Years before, shortly after our son’s birth, I had taken on a hybrid identity as both a doctor and a stay at home Mum.  I had returned to work within weeks after birthing both my children, but never to a full schedule. Our profession demanded a doctor be available and on call at all times, so I eagerly offered my services to cover evening, weekend and holiday duties as these were times when my (mostly) male counterparts, who had already put in a long work week, preferred to be home with their families. During the week, my days were filled with diaper changes, making baby food, cooking meals, school drop off and pickups, baking batches of homemade biscotti for the PTA fundraisers and staying on top of the pediatrician appointments, homework, play date and activities schedules. On the days and evenings that I worked my husband took over the child rearing and I headed to the hospital to give expression to that other part of my core identity, that of being a physician.  For the most part, our childcare arrangement worked well and I not only felt centered as I juggled these two joys in my life but had come to feel both these identities, being a mother and physician, were actually complimentary: that becoming a mother had made me a better physician and remaining a practicing physician had made me a better mother.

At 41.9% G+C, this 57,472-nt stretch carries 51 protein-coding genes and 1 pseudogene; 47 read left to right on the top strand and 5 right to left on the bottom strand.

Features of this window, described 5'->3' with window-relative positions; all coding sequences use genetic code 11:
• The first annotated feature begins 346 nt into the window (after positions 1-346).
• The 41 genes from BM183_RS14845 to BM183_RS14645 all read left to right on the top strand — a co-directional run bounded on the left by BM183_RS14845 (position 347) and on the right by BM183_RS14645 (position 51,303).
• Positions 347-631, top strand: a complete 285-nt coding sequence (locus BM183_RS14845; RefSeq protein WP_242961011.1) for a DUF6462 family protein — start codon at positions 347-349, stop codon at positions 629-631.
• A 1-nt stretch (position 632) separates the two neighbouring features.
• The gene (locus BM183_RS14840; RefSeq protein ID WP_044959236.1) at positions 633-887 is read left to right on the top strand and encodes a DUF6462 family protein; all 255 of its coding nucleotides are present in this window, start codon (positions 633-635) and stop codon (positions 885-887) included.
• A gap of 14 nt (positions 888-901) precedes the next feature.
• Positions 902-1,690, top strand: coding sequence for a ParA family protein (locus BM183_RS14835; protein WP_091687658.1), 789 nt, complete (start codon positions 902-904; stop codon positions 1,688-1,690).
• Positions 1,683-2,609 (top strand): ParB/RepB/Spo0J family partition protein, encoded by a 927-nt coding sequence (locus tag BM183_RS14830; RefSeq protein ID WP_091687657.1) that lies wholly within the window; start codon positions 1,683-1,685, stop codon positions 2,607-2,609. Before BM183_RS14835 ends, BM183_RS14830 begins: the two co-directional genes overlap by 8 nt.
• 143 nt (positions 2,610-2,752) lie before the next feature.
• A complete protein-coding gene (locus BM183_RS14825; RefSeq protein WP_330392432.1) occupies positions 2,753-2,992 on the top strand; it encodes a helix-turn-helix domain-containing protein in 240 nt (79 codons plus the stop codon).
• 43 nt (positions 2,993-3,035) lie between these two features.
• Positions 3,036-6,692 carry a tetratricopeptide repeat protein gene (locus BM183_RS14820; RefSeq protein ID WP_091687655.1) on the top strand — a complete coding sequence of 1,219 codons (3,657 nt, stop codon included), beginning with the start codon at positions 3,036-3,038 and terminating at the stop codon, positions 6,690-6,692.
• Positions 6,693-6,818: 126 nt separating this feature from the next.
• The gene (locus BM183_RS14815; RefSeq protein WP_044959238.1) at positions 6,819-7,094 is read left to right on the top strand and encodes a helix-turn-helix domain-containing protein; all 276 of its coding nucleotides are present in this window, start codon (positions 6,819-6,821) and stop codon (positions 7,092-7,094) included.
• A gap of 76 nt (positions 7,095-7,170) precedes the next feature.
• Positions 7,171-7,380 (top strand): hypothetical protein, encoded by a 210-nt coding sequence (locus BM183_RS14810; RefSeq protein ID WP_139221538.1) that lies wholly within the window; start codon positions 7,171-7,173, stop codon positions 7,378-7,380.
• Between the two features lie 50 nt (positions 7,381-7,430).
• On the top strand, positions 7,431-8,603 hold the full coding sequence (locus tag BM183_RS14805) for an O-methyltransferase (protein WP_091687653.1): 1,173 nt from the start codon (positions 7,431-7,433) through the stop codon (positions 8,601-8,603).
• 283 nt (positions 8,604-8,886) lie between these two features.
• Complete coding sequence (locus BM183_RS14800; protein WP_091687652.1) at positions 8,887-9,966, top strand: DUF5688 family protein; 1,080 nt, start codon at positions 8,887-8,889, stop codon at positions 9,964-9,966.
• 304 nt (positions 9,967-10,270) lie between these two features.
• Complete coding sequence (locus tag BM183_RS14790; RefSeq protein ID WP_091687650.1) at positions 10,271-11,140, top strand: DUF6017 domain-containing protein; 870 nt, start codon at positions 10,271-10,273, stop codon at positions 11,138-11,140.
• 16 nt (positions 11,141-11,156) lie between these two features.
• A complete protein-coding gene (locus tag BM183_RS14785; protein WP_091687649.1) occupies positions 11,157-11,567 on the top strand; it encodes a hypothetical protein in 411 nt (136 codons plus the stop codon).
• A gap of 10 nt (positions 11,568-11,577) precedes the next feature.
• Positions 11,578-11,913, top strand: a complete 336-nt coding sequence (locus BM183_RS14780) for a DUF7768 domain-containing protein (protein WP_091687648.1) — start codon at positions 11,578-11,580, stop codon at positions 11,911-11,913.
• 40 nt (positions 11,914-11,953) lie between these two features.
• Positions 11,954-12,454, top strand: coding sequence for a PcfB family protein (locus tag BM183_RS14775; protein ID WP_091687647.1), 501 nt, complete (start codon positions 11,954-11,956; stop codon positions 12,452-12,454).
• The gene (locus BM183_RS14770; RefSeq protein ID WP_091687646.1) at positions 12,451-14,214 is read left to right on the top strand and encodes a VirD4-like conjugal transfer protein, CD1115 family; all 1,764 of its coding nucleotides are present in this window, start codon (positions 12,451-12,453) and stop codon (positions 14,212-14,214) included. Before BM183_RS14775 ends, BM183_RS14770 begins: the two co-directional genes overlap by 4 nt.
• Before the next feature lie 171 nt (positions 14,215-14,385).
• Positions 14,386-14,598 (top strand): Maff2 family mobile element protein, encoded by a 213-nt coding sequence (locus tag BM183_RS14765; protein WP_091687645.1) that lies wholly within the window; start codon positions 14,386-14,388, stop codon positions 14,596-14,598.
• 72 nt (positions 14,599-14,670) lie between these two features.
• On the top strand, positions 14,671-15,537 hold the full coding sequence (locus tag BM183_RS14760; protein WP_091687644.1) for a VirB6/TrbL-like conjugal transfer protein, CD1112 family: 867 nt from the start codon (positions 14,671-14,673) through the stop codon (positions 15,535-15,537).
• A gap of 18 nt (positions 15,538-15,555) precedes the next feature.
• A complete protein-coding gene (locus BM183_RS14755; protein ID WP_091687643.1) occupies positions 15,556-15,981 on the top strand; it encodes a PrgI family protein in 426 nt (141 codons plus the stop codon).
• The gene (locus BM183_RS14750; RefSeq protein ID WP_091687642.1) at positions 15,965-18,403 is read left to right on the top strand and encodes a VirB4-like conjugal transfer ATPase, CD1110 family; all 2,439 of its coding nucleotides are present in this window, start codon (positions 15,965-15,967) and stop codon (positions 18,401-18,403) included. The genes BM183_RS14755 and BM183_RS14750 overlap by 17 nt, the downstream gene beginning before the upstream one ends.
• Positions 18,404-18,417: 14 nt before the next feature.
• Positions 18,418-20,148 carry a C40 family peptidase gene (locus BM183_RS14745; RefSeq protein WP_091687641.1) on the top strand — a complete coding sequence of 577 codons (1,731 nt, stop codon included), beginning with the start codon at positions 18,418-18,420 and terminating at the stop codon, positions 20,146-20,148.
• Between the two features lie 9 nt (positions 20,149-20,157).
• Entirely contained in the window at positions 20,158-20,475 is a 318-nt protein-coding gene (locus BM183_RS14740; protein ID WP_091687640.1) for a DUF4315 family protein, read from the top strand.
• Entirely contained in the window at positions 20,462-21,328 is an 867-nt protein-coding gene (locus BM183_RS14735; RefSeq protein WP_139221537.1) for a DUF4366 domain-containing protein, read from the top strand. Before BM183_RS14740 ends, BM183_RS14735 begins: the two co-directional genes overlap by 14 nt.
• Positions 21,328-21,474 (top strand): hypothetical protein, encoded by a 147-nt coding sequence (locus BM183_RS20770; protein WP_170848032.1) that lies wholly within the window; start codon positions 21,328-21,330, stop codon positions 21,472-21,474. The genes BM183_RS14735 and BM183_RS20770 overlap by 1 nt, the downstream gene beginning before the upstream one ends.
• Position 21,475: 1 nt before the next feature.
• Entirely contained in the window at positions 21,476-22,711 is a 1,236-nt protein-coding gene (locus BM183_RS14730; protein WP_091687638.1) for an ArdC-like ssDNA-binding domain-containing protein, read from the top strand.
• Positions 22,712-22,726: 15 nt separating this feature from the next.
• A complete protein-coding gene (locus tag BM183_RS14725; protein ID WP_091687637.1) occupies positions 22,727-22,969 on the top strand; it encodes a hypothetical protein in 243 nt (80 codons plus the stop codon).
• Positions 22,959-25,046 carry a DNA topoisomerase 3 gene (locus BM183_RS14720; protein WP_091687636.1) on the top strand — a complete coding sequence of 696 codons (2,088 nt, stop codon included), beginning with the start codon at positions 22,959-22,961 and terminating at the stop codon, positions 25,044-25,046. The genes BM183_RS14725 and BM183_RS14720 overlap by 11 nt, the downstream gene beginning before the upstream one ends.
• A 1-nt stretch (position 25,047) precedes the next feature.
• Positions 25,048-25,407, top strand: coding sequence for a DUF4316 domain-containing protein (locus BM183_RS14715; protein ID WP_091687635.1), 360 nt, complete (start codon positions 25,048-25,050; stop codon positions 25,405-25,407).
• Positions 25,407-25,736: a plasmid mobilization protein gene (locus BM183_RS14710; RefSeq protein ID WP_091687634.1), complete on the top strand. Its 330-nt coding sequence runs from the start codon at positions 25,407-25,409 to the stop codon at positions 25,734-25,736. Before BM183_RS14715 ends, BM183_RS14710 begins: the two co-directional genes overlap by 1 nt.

I did not know many women who had opted for this model of parenting. My friends either stayed home full time and planned to take a long hiatus from their professional careers or, on the other extreme, worked fulltime and had employed a nanny or involved another family member to be the primary caregiver for their children. For the most part I felt I had the best of both worlds but today, amidst the fatigue, anger and the stench of vomit that still lingered in my nostrils, I felt trapped.  My own Mum had never had a professional career and Dad had always begun and ended his day at home. On days like this, our hybrid parenting model along with having a travelling spouse seemed unnatural to me and it made me doubt our parenting plan. I wondered if we were tempting fate by taking on a lifestyle we were not primed to pull off.

In the bathroom mirror, my reflection reminds my dejected self that I have plenty of resources: an education; every possible modern convenience; domestic help; kind neighbors; a tight knit circle of friends and a pediatrician who is only a phone call away.  All of these facts were supposed to ease the anxiety and physical burden inherent to child rearing and I knew, all too well, that such resources were denied to many.  Still, on this particular night, none of this “pull yourself together talk” could keep me from an overwhelming urge to sulk and stew.